A former senior adviser in the Obama administration says that "ravenous" political faction-fighting between aides to the president and those around then-Secretary of State Hillary Rodham Clinton, President Obama's presidential-primary rival in 2008, hobbled U.S. policymaking in Afghanistan and Pakistan.
"Turf battles are a staple of every administration, but the Obama White House has been particularly ravenous," writes Vali Nasr, an academic who worked for Richard C. Holbrooke, the special representative for Afghanistan and Pakistan in Mr. Obama's first term.
Mr. Nasr's book, "The Dispensable Nation," is to be published next month. A lengthy excerpt is being published on Monday by Foreign Policy magazine, and the book's contents were reported in The New York Times.
He paints a picture of a micromanaging and backbiting White House staff nervous of the public profile of someone, Mrs. Clinton, they regarded as a rival long after the campaign was over.
"Those in Obama's inner circle, veterans of his election campaign, were suspicious of Clinton. Even after Clinton proved she was a team player, they remained concerned about her popularity and feared that she could overshadow the president," Mr. Nasr writes, according to The New York Times.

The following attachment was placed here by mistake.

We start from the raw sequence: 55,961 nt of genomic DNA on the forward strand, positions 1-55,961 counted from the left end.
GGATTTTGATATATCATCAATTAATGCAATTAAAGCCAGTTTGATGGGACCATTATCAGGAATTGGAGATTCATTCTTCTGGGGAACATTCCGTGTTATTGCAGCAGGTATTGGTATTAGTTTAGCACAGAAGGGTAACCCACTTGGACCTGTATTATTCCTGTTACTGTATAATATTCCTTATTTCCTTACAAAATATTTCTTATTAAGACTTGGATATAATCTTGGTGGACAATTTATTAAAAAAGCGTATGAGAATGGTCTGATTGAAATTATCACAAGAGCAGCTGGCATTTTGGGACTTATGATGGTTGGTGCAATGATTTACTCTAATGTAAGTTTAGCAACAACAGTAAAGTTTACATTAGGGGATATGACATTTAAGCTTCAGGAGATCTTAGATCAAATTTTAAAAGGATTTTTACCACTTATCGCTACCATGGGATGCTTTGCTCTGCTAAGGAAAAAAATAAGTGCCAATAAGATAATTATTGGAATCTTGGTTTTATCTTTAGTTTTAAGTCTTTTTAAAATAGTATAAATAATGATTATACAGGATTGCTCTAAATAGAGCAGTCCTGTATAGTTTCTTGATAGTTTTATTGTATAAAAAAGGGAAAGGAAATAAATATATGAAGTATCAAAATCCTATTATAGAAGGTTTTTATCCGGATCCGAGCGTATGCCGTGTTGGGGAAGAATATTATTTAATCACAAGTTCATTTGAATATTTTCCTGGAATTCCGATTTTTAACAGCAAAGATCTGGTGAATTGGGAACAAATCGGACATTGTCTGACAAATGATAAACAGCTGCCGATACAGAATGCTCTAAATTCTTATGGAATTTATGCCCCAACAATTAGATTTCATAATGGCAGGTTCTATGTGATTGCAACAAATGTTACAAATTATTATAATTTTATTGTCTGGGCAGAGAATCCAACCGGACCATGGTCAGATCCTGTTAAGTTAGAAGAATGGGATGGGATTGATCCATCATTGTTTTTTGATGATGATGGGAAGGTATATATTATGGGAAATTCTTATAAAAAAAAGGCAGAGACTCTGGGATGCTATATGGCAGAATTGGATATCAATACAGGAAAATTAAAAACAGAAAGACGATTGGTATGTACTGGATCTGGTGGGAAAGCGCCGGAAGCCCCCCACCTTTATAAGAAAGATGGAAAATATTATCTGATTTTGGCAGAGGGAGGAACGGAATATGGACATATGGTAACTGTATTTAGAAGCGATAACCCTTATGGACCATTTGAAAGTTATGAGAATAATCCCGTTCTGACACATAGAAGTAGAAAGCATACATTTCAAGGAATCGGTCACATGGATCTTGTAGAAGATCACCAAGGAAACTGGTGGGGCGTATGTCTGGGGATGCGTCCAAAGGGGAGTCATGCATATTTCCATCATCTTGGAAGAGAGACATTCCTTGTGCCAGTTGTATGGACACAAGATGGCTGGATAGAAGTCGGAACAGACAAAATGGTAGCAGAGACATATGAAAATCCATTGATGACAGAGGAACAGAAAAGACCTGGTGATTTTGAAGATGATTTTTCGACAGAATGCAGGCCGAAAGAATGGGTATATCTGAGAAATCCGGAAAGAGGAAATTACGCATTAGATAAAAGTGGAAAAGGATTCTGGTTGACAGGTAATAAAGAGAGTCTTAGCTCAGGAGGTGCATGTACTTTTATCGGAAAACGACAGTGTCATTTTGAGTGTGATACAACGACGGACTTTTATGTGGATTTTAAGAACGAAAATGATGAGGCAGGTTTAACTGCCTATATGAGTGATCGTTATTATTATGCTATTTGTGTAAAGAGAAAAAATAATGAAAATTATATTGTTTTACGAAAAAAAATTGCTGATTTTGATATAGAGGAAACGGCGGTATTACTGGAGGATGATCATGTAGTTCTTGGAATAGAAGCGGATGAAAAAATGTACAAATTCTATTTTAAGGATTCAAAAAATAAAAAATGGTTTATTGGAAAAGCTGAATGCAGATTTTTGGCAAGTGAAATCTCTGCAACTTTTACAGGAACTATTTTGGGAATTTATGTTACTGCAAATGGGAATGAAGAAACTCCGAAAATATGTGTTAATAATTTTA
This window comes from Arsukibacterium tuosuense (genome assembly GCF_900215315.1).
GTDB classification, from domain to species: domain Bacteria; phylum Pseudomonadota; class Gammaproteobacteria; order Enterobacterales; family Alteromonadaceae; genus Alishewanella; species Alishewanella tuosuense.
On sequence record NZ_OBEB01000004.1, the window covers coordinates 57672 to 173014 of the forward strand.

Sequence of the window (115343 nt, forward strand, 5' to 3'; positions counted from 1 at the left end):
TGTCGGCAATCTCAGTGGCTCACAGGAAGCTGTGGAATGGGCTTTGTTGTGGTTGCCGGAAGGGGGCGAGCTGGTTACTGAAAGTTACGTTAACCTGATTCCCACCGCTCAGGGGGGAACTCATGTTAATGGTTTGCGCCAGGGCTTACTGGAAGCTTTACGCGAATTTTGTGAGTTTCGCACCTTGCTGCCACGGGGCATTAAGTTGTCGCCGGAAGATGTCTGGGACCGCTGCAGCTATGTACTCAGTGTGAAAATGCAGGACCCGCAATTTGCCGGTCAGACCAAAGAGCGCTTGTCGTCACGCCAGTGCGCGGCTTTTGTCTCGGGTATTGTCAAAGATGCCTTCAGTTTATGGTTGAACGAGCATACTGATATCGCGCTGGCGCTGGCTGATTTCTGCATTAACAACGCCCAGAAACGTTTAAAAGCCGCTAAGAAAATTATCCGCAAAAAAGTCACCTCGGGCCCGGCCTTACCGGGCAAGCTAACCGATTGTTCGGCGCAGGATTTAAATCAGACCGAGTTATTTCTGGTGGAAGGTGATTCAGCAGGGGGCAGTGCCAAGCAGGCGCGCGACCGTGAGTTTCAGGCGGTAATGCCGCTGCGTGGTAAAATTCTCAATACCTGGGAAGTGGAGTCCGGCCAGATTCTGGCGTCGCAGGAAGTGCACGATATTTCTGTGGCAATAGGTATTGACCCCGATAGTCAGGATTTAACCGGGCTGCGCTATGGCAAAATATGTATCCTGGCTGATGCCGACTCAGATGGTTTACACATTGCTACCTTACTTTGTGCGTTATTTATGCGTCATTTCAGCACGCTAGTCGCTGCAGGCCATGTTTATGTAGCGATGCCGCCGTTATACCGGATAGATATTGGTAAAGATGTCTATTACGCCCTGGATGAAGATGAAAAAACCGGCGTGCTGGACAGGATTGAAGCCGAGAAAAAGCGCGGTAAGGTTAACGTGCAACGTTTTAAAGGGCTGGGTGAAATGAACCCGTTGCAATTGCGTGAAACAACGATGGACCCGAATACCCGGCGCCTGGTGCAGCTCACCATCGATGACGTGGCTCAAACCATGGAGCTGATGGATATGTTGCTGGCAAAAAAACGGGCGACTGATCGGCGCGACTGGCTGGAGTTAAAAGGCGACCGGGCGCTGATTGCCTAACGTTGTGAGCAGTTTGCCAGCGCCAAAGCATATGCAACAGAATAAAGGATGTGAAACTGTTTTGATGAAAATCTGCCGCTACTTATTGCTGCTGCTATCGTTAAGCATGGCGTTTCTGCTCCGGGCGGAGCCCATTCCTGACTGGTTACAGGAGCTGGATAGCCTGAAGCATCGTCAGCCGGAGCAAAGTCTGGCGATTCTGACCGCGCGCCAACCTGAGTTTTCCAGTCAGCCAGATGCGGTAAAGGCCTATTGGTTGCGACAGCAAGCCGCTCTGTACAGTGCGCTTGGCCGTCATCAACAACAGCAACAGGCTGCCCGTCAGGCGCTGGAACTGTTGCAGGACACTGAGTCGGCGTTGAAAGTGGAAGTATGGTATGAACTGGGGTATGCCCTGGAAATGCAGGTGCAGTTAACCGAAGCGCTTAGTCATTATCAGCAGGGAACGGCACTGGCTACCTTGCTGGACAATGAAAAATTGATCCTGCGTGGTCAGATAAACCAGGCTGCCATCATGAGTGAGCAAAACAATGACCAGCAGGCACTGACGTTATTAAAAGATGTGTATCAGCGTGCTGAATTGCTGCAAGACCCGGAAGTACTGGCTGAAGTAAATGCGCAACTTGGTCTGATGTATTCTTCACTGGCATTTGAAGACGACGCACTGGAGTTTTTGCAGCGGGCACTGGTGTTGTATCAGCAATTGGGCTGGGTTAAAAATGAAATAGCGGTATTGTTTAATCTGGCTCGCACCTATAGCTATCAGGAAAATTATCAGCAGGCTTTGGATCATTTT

The bureaucratic turf conflicts, Mr. Nasr writes, excluded Holbrooke from secure video conferences that Mr. Obama had with Afghan President Hamid Karzai, and from a presidential trip to Kabul, undermining the diplomat's credibility with the Afghans.
The rivalry between the White House and State Department staff did not extend to the two principals, Mr. Nasr says, and indeed, whenever possible, Mrs. Clinton went directly to Mr. Obama on policy issues to get around the "Berlin Wall" of his staffers.
Reflecting on the White House staff, Adm. Mike Mullen, who served as chairman of the Joint Chiefs of Staff until September 2011, observed that "they want to control everything," Mr. Nasr recounts.
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